Three-year pilot project could save taxpayers up to $46 million, health minister says
Published by CBC News
September 30, 2015
A new government program will allow eye specialists and their patients to choose between two drugs to treat several conditions that can lead to blindness, Health Minister Sarah Hoffman announced Wednesday.
The program will save taxpayers up to $46 million over the next three years, Hoffman said at a news conference held to kick-off the new program.
Both drugs used to treat the retinal condition under the program are made by the same company.
One is called Avastin, and costs $13 to $50 per treatment.
The other is called Lucentis, and costs $1,575 per treatment.
Avastin has been used across North America as a lower-cost alternative for treating retinal conditions.
Seniors who had to pay for their own Avastin will now save about $25 for each monthly injection, or about $300 per year, Hoffman said.
The program allows doctors and patients to decide which of the two drugs to use during treatment.
The Retina Society of Alberta will monitor the program and collect data about the effectiveness of the two treatments.
About 7,000 Albertans will be eligible to take part in the pilot project, based on advice from their physicians.
Avastin is a cancer drug and is not approved by Health Canada for use in treatment of macular degeneration.
Hoffman said it’s up to manufacturers to apply to Health Canada to have a drug listed as a scheduled treatment for certain conditions. In such cases, the use of the drug would then be considered “on label,” which means the condittion would be listed on the label.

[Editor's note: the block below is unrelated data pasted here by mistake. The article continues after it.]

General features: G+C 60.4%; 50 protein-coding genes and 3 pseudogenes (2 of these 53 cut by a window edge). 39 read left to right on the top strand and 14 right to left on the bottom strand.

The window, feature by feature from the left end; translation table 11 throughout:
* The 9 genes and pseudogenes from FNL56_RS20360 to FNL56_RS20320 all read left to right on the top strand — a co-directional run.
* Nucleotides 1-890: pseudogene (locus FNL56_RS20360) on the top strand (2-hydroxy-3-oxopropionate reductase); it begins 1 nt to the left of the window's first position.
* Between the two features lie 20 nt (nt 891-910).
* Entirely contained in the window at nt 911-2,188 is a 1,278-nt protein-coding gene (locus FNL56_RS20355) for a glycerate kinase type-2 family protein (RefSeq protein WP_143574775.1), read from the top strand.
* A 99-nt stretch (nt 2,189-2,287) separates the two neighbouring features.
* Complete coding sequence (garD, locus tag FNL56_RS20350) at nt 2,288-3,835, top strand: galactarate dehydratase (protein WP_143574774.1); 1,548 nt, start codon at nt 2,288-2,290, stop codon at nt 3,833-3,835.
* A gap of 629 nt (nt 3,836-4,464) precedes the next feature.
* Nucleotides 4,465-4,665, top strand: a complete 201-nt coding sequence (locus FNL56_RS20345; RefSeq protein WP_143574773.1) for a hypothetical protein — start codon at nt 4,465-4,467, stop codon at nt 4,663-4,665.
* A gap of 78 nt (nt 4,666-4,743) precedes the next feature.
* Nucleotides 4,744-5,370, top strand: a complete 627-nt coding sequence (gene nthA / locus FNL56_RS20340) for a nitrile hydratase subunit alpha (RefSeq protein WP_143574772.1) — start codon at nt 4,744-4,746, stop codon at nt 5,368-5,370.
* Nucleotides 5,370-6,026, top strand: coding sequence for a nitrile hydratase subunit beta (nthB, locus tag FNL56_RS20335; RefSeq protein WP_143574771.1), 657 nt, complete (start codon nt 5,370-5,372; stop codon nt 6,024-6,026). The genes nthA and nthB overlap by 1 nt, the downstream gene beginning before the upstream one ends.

“In this circumstance, the drug that is ‘on label’ right now, that provides the same result, is benefiting the manufacturer by a cost of over $1,500 per dose,” she said. “So, it is not in their best business interest to approach Health Canada and ask for (Avastin) to be ‘on label.’ ”
Alberta is the seventh jurisdiction in Canada to cover the drug, Hoffman said.
Ophthalmologist Dr. Matthew Tennant, who attended Wednesday’s announcement, said he and his colleagues have safely used Avastin in such treatments for years.
“All patients will be made aware of the fact that this is an ‘off-label’ use of the medication,” he said. “That doesn’t mean it’s a bad medication. It just means that it’s ‘off-label.’ ”
Dr. Tennant, an associate clinical professor of the department of ophthalmology at the University of Alberta, said he started using Avastin in 2006, four years before the other drug was available.
Recent research shows the two drugs are equally effective and equally safe, he said.